Sunday, December 23, 2012

Diana Leafe Christian on Leaving Babylon

Diana Leafe Christian, author of Creating a Life Together and Finding Community, and publisher of Ecovillages newsletter, has responded to Vera Bradova's article Living by the bell. This is one of a series of articles from Bradova, travelling around the North American continent documenting alternative communities. That she's followed by such a mayor player like Diana shows the importance of her work.

Vera originates from the Czech Republic and is the webmaster of Leaving Babylon.

  1. dianaleafechristian Says:


    What a fascinating post. I’ve long been curious about the Possibility Alliance and appreciate your thorough, you-are-there way of describing your experience.
    Here are some things I’ve found that help communities feel healthy and sustainable to their members. And sustainable in the long run, in that their population is stable and turnover relatively low. This comes from my research, including visits to now 120 different communities in North America and aborad, and many dozens of conversations and outright interviews with community founders and members. The list:
    * The community has service to others as one its values and practices.
    * Service to others is balanced with service to the community itself.
    * Service to the community is balanced with “down time” for members. Productive work balanced with doing nothing. The “inbreath and outbreath of existence” to quote ancient Indian texts for a moment. In Robert & Diane Gilman’s famously quoted definition of an ecovillage is the phrase “with healthy human development.” Community’s members are considered valuable resources of energy, intelligence, and consciousness, and their development is important too. They get to rest.
    * Transparency is highly valued and consistently practiced. Everyone knows and anyone who asks is told who owns the land, what kind of legal entity(s) are used in ownership, who has what decision-making rights, what rights and responsibilities members have, and if there are different kinds of members (i.e., owners and those who trade work for food and shelter) the rights and responsibilities of each are crystal clear to everyone and anyone who asks. Open books: however much money the community has, owes, has loaned or donated, requires from members, etc. is all available to be known. (Why not?) And if everything is free and people are just asked to give donations, how the money goes is tracked and freely available. (Why not?)
    * One of the first things communities learn is how quickly disease can spread with multiple people sharing things like toilets, kitchens, utensils, plates, food, couches, chairs, beds, sheets, etc. Long-time communities from The Farm to Findhorn, from Dancing Rabbit to Damanhur, absolutely have learned the hard lessons from not agreeing to and doing good hygiene practices. This usually means consistent handwashing with hot water and soap, dunking all shared things into a water & bleach rinse, and a place to wash hands (with said hot water & soap) by each flush or composting toilet. If you ever visit a community where all the kids and many adults have shaved heads, it’s not because they’re skinheads, Hare Krishnas, or Japanese Buddhists. They’ve just had (another) outbreak of head lice in the kids.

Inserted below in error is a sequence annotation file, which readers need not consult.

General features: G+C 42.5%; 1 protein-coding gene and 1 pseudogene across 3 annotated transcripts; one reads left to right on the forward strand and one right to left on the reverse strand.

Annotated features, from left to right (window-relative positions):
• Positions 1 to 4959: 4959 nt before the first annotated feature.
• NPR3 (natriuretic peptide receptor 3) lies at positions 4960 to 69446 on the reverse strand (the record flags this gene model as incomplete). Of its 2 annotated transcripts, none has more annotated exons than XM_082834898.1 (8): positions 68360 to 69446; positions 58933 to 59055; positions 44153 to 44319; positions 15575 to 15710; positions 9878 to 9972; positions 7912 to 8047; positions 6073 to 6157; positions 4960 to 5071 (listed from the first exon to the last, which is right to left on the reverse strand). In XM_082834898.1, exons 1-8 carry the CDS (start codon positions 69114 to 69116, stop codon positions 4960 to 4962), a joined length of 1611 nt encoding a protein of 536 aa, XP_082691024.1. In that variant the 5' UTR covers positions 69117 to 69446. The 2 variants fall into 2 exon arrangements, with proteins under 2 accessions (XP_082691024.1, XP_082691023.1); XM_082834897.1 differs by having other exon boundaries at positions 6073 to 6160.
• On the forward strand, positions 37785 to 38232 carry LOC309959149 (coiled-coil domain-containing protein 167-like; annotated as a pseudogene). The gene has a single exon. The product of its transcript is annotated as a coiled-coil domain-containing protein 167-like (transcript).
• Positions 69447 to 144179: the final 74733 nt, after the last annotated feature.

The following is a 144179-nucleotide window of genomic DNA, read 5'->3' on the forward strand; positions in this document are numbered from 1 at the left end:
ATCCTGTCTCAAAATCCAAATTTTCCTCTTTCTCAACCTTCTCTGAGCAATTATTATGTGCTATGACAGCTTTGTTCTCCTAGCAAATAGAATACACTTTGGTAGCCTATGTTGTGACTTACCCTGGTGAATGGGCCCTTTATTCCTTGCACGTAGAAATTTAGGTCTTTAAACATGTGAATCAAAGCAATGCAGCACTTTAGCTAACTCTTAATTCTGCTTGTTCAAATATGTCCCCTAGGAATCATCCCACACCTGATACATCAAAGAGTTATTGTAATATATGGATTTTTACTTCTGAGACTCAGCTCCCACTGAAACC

Two practical tips:
    (1) It’s easy not to have flies on food being prepared in an outdoor kitchen with a combination of mosquito netting or window screening on all the walls and a screen door (and no holes in the screen), and one or more strips of flypaper hanging from the ceiling (changed frequently. Problem solved.
    (2) There’s absolutely no reason a composting toilet should smell bad. When you know how to make them, they don’t smell like anything at all, except perhaps a woodworking shop. The secret is the specific and direct application of sawdust. When you cover everything with a light dusting of sawdust, you cut off air so smells don’t travel, plus the carbon of the sawdust neutralizes the nitrogen of the human waste. Also, compost toilets with 55-gallon barrels or 5-gallon buckets — with the use of sawdust — work orders of magnitude better than the hole-in-the-ground or underground cement vault kind, because you can aim the sawdust directly onto the poop or pee (which soaks it up) and voila! no smell. If you visit a community where the toilets smell, they must not know they can do so much better! (Have ‘em call me.)
    * Feedback is welcome. Really. Painful and difficult to hear though it may be, some of the best advice a community could ever get is from visitors and work exchangers. Because they often have what Zen folks call “Beginner’s Mind.” (Though not always. Once a visitor to Earthaven wrote in her blog that we have no rules and so everyone here throws their trash in the woods. Oops! The blogger didn’t know what a carbon dump was or how it works, and didn’t observe that the “trash” was branches, leaves, paper, cardboard, and it was building soil (in this humid climate it will be soil soon!) in the ox-bow bend of a stream that was otherwise eroding to undercut our main road. A Permaculture designer she was not. So beginners’ mind folks sometimes don’t have all the information either.)
    * Founders and community members tell the (whole) truth. Rather than saying, for example, “We don’t use money here, and we demonstrate how to live without money, and if we can do it, you can do it too” they’d say, “We don’t use money to the extent we can barter and get donations, though we did buy our land with more than a hundred-thousand of the ittle green rectangles known as Federal Reserve Notes, so we used money then. And you can live without money too if you first secure more than a hundred thousand (or in some cases, several hundred thousand) of these little notes too.”
    Thanks again for this really straightforward post, leavegirl.

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